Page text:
American Alpine Jounrna and Accidents in North American Climbing

Asia, Nepal, Indian Everest Expedition

  • Climbs And Expeditions
  • Climb Year:
  • Publication Year: 1966

Indian Everest Expedition. The expedition consisting of fifteen climbers, two doctors, two wireless operators, and a liaison officer left Jainagar on February 26. The advance party reached Base Camp on March 22 and succeeded in getting to the top of the icefall on March 27. After a week of stocking camps above the icefall, work was started on the Lhotse face. Camp IV was established at 25,000 feet and by April 12 the route was through to the South Col. However, due to deterioration of the weather, the first ferry party could not move immediately, and was able to reach the col only on April 16, the same date on which the 1963 American Expedition had reached it. Two more ferries followed during the next four days, and by April 20 more than fifty loads had reached the South Col. We were now ready for the summit attempt. The first summit party consisting of two pairs moved from Base Camp on April 20, but perforce stopped at Advance Base Camp for about four days because of an unfavorable weather forecast and finally moved up on April 25. They were Nawang Gombu, Captain A. S. Cheema, Sonam Gyatso, and Sonam Wang- yal, supported by Gurdial Singh and myself. The winds became strong as we reached the South Col and continued unabated for the next two days. We thought it prudent to withdraw to Base Camp. We waited below for several days during which the winds continued their fury, but finally on May 15 there was a break in the weather. Without wasting more time we moved up on the following day. The first summit party, Gombu and Cheema, reached the South Col on May 18. Next day they succeeded in reaching a spot around 28,000 feet, where they put the last camp with the help of six Sherpas led by their Assistant Sirdar, Phu Dorji. The summit party left the last camp at five A.M., on the morning of the 20th and in fairly good weather reached the summit at 9:30 A.M. They found the American pole of the 1963 American Expedition to which they tied the Indian and the Nepalese flags. They waited for half an hour on the summit before moving down. Just below the South Summit, they met strong winds and with great difficulty managed to reach their last camp, at about one p.m. After some rest and lots of fluids they moved down to the South Col. Two days later the second pair, Sonam Gyatso and Sonam Wangyal, made the top. Another pair consisting of C. P. Vohra and Ang Kami performed the hat trick on the 24th. The weather now deteriorated and the last summit group had to wait at Advance Base Camp. This party of five finally moved up on May 26. Unfortunately Major B. P. Singh had to abandon the attempt before reaching the South Col, owing to stomach trouble, while Captain Bahugana dropped out after the party had already left the last camp on the way to the summit; he had developed hives on the previous night. The other three, Captain H. P. S. Ahluwalia, H. C. S. Rawat, and Assistant Sherpa Sirdar Phu Dorji reached the top and were the first ever to have coffee on the top of the world. The expedition was lucky to put nine people on top. Among various causes of success two are rather important. Firstly, the expedition had a remarkable team spirit, and, secondly, we were lucky enough to place our last camp at about 28,000 feet, which proved the crux of the whole climb. The expedition had no intention of breaking any records; as always, we climbed on the shoulders of our predecessors and attempted to put the maximum members of the team on top with reasonable margin of safety. The adventure is all over but the memories will endure.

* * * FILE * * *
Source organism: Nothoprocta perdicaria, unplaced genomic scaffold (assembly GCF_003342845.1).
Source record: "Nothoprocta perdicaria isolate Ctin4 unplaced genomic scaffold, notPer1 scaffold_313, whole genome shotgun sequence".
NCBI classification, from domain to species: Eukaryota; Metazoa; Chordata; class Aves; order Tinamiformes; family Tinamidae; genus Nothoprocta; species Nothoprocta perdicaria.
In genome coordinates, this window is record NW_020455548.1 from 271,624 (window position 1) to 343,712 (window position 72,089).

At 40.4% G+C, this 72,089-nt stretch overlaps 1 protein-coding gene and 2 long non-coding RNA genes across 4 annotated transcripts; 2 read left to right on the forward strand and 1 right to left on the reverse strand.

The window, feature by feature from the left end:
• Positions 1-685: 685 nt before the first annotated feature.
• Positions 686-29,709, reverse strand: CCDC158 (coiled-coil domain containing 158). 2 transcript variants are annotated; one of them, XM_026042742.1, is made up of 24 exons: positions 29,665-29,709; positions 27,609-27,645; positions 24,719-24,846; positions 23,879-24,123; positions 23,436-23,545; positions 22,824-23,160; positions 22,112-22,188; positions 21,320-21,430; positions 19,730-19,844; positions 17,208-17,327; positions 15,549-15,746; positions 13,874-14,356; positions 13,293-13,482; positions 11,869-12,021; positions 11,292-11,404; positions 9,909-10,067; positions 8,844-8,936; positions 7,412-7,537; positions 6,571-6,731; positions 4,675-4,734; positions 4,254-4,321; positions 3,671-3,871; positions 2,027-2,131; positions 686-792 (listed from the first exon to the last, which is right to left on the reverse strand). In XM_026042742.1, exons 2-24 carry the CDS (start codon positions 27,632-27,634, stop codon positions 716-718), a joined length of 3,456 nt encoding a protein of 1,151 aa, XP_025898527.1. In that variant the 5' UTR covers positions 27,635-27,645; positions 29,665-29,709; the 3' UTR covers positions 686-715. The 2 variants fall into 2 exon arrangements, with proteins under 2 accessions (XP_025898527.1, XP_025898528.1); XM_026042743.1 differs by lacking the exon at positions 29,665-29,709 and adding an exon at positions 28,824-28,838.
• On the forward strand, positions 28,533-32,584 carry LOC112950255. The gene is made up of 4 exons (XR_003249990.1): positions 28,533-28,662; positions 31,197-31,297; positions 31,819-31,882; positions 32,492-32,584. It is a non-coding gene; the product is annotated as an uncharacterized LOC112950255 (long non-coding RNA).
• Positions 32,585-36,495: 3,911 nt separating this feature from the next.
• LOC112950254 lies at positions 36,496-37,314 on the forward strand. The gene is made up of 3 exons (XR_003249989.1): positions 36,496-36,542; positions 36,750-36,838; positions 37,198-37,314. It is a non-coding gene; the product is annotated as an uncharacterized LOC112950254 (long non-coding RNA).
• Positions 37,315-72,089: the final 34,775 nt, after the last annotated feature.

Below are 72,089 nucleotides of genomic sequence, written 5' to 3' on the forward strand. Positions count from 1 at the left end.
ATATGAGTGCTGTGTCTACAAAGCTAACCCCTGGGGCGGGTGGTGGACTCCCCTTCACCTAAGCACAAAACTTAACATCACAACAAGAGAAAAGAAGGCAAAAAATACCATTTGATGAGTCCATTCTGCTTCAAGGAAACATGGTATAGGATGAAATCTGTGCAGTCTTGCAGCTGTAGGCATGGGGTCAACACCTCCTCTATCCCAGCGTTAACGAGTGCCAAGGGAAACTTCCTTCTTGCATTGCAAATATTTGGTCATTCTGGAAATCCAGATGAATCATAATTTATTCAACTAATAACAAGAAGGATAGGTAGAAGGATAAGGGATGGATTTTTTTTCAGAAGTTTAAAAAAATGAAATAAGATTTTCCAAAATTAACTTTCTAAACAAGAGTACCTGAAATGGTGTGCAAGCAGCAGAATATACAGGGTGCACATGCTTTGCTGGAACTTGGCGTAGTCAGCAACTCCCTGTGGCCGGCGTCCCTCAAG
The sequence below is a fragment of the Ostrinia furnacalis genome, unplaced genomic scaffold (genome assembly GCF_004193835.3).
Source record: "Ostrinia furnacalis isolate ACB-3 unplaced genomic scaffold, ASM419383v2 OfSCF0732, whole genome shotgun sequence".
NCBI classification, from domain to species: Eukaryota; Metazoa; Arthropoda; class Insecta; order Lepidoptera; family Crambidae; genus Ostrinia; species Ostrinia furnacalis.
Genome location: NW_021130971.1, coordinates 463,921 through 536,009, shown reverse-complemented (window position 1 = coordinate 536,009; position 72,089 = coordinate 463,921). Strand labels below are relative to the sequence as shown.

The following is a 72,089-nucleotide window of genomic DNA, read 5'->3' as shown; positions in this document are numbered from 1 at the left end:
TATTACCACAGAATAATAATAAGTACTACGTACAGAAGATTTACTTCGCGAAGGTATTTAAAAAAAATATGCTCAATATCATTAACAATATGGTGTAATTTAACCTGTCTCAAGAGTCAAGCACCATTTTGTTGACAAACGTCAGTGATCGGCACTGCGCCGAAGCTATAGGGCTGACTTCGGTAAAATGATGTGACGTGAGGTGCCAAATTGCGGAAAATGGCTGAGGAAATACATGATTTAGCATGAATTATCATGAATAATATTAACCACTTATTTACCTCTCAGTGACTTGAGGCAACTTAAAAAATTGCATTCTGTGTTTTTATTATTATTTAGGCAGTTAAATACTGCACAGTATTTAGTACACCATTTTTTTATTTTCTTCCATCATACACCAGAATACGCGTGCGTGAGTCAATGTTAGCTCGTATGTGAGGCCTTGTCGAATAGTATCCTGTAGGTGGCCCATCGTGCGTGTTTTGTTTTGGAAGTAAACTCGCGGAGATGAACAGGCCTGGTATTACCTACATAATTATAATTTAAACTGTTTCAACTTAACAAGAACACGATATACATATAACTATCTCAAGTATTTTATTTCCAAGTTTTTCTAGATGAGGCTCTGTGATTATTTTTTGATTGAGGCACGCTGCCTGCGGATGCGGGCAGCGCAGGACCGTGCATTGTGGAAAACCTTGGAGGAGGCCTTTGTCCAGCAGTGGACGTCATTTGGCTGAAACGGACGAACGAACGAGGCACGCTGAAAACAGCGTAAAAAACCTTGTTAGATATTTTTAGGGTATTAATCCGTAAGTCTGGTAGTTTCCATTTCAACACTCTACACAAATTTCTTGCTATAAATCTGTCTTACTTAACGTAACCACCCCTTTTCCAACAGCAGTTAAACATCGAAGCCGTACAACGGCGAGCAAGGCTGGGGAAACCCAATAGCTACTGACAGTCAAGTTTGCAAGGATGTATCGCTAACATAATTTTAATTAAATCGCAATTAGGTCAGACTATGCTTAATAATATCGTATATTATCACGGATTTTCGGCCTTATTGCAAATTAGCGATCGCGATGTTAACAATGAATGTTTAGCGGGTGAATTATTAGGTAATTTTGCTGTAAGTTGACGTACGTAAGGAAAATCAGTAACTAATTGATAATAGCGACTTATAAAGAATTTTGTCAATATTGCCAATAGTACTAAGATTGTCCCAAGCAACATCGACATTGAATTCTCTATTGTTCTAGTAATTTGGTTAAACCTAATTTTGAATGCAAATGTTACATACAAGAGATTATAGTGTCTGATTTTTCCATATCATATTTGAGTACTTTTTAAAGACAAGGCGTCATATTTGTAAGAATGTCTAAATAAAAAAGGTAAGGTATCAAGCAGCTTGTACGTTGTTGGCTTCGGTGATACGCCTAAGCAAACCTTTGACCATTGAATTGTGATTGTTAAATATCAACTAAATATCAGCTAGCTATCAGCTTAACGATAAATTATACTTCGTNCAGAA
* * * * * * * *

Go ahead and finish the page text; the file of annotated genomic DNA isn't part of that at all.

M. S. Kohli, Lieutenant Commander, Indian Navy, Himalayan Club

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